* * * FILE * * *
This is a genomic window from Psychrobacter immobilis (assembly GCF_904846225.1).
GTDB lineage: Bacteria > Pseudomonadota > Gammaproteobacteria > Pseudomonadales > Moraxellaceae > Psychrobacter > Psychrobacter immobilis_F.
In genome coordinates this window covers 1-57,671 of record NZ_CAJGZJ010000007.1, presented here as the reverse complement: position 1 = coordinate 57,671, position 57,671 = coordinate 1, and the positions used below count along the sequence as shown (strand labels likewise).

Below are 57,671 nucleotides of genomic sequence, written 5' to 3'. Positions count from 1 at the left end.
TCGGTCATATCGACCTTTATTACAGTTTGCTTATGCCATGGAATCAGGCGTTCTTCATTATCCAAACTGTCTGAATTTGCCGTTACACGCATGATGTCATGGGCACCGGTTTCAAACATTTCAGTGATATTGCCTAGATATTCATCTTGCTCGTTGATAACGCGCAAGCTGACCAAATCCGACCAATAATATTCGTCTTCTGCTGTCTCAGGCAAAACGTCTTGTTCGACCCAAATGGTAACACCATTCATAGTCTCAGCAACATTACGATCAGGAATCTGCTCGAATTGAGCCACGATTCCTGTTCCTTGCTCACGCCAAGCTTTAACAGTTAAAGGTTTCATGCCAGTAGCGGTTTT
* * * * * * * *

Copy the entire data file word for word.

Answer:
This is a genomic window from Psychrobacter immobilis (assembly GCF_904846225.1).
GTDB lineage: Bacteria > Pseudomonadota > Gammaproteobacteria > Pseudomonadales > Moraxellaceae > Psychrobacter > Psychrobacter immobilis_F.
In genome coordinates this window covers 1-57,671 of record NZ_CAJGZJ010000007.1, presented here as the reverse complement: position 1 = coordinate 57,671, position 57,671 = coordinate 1, and the positions used below count along the sequence as shown (strand labels likewise).

Below are 57,671 nucleotides of genomic sequence, written 5' to 3'. Positions count from 1 at the left end.
TCGGTCATATCGACCTTTATTACAGTTTGCTTATGCCATGGAATCAGGCGTTCTTCATTATCCAAACTGTCTGAATTTGCCGTTACACGCATGATGTCATGGGCACCGGTTTCAAACATTTCAGTGATATTGCCTAGATATTCATCTTGCTCGTTGATAACGCGCAAGCTGACCAAATCCGACCAATAATATTCGTCTTCTGCTGTCTCAGGCAAAACGTCTTGTTCGACCCAAATGGTAACACCATTCATAGTCTCAGCAACATTACGATCAGGAATCTGCTCGAATTGAGCCACGATTCCTGTTCCTTGCTCACGCCAAGCTTTAACAGTTAAAGGTTTCATGCCAGTAGCGGTTTT